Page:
• compare the artwork with the drawing;
  • talk about how well the description guided the drawing.


  1. Prior to this lesson have students write an imaginary story based on a theme you are studying.
  2. Gather and make available a variety of picture books, for example, Where the Wild Things Are, by Maurice Sendak; The Polar Express, by Chris Van Allsburg; Madeline, by Ludwig Bemelmans; and If You Give a Mouse a Cookie, by Laura Numeroff.
  3. Download and display the Colour, Balance and Contrast posters available on this website,
  4. Gather plastic placemats one for each student.
  5. Gather the required art materials and place them in baskets for easy distribution.
  6. Place students into small groups so they can share materials.


  1. Show students a variety of media, for example construction paper, oil pastels, crayons, paints, glitter glue.
  2. Ask what these things have in common. 
  3. Encourage students to share ideas about how the media are used and talk about how some artists use more than one medium in a single artwork. Ask them to consider why they would do this.
  4. Examine several of the illustrations in the picture books and discuss how the pictures contribute to the story.
  5. Notice the use of contrast, texture and detail.
  6. Introduce the challenge.


The Challenge

  1. Create a mixed media scene that is the setting for a story.
  2. Use different textures to add variety to your work.
  3. Use contrast to create areas of emphasis.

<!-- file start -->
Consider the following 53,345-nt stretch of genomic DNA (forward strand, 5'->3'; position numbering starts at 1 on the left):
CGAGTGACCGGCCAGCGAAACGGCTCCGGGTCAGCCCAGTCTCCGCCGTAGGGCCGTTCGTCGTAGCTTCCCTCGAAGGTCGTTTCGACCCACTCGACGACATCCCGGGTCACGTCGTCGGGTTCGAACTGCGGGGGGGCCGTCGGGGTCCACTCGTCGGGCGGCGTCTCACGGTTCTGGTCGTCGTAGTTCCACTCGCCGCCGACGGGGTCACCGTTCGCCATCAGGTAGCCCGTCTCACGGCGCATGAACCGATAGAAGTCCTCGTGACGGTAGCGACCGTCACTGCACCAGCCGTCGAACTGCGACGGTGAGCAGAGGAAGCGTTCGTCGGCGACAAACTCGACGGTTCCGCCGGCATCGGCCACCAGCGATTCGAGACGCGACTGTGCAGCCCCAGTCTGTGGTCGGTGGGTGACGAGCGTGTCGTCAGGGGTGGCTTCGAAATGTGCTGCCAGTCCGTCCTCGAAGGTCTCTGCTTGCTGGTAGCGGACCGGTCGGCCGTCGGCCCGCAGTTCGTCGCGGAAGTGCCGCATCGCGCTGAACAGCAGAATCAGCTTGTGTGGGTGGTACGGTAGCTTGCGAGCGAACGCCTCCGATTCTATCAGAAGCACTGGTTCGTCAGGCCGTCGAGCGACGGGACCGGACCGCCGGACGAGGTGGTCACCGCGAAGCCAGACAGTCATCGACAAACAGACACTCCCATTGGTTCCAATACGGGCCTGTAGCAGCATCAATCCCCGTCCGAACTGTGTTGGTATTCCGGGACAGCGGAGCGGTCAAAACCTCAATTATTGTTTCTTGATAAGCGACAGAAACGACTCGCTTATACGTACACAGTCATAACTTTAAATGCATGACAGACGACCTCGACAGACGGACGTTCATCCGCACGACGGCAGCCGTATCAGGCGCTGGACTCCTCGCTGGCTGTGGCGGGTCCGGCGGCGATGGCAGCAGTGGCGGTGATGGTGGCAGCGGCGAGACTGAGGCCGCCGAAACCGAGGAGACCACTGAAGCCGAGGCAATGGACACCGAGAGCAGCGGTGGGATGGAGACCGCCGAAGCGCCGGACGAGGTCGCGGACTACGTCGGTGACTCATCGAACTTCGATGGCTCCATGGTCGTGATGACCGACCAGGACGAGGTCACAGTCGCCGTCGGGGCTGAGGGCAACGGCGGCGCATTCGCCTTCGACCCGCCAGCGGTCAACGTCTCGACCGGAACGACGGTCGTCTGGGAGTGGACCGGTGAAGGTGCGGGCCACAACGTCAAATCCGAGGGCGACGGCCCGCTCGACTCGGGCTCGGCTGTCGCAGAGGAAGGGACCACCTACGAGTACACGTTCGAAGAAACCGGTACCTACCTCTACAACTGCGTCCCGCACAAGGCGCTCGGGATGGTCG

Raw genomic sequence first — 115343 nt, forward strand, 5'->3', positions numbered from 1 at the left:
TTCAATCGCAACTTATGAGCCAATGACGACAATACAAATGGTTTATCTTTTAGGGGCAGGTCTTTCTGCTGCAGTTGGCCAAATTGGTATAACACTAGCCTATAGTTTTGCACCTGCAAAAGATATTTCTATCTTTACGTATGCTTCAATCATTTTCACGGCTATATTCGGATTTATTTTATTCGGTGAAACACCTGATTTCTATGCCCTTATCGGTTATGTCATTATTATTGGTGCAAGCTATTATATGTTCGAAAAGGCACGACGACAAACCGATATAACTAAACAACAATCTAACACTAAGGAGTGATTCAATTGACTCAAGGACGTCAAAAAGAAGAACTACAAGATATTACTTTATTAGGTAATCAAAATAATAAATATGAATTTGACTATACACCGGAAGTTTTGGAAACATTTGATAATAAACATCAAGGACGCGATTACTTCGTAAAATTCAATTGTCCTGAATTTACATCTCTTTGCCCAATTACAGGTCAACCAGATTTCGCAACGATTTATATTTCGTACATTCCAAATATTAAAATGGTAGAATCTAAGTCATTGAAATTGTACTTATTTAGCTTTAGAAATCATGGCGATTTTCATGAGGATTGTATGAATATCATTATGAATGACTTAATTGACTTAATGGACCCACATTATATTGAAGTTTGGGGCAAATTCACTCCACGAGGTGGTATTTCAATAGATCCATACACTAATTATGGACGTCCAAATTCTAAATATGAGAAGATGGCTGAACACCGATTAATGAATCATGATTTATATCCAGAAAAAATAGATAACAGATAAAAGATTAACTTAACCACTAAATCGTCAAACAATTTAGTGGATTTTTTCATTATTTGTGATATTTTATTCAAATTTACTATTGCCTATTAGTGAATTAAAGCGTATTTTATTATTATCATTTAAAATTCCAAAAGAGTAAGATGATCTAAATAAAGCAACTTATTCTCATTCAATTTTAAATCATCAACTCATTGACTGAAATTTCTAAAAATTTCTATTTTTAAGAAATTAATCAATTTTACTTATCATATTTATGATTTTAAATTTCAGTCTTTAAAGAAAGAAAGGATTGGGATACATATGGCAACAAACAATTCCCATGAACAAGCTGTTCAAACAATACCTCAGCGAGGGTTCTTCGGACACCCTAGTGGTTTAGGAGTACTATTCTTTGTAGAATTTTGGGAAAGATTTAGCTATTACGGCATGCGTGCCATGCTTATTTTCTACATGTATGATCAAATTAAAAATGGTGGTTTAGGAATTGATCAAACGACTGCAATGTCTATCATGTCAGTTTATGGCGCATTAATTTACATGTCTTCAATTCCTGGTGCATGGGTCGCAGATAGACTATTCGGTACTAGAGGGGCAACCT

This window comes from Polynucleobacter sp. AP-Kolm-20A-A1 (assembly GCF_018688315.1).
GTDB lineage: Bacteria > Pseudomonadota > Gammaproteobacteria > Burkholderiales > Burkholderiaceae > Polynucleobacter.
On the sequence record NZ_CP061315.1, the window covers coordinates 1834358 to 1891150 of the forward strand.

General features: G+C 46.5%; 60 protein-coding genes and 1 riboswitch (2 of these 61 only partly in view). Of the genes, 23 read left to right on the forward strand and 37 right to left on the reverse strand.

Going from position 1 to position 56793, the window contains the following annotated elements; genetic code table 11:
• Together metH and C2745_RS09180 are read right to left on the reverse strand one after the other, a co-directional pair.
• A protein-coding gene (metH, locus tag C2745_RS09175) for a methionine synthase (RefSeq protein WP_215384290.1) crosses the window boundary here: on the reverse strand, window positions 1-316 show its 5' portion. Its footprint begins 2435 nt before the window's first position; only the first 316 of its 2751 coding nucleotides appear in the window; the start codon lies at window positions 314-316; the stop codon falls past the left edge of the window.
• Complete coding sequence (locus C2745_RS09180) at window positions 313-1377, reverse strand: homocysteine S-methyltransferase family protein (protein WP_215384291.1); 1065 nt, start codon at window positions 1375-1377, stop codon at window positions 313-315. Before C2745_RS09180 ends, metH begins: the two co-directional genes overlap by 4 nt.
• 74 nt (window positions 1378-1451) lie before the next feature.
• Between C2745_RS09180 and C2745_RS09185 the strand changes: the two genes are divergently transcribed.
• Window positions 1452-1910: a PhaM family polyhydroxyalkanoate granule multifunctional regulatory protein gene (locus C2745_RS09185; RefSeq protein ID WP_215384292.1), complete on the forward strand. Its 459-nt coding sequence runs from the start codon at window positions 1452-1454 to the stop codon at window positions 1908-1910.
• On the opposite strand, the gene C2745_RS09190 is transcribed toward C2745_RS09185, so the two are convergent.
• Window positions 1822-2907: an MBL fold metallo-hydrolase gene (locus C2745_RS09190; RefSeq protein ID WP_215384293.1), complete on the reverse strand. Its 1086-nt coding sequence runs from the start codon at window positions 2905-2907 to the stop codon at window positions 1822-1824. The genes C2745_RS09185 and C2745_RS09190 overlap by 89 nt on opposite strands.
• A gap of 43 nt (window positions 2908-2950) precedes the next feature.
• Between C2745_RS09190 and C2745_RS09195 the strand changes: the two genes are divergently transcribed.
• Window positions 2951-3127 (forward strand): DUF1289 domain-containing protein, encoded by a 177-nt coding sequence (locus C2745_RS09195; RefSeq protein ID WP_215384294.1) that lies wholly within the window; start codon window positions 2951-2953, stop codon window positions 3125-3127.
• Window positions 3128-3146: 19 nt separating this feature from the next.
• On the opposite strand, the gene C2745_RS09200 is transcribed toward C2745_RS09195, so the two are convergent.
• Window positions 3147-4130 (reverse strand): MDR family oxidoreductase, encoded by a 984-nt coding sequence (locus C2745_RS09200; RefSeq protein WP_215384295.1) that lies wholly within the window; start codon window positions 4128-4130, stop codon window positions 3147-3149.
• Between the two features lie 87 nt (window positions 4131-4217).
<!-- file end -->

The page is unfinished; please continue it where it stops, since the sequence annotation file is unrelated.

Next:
4. Demonstrate technical accomplishment.
  5. Support your ideas with evidence found in the artwork.

The Process

  1. Make sure everyone understands the challenge.
  2. Establish success criteria with your students. For example,
    I know I am successful when I have:
    - created a mixed media scene that is the setting for a story
    - added details that contribute to the story
    - used several different media
    - used texture to add variety
    - used contrast to create emphasis
    - kept the artwork in good condition
  3. Guide students through the steps outlined in this lesson plan.
  4. Observe students as they work.
  5. Encourage them to share and expand on each others' ideas as they explore the materials.  
  6. Provide individual assistance and encouragement.


  1. Place students into small groups. 
  2. Ask them to: 
    - Compare their work and describe to each other what they did to get certain effects.
    - Tell each other how their picture sets the scene for their story.
    - Talk about what was difficult and what was easy for them.
  3. Share ideas with the whole class. 
  4. Ask them to tell how they felt about doing this project.


  1. Observe students as they work – thoughtful focus, discriminating, seeking more information, elaborating, experimenting.
  2. Observe students as they discuss their artworks – speaks with a clear voice, looks at audience while speaking, points to areas in the artwork, provides accurate information, answers questions from the audience effectively.
  3. Observe students as they listen – looks at presenter, asks effective questions, supports ideas with evidence found in the artwork.
  4. Use a checklist to track progress. (Downloads - Mixed_Media_tracking.sheet.pdf)
  5. Have students use the self-assessment form to evaluate their work. (Downloads - MIXED_MEDIA_self-assessment.pdf or MIXED_MEDIA_PRIMARY.pdf)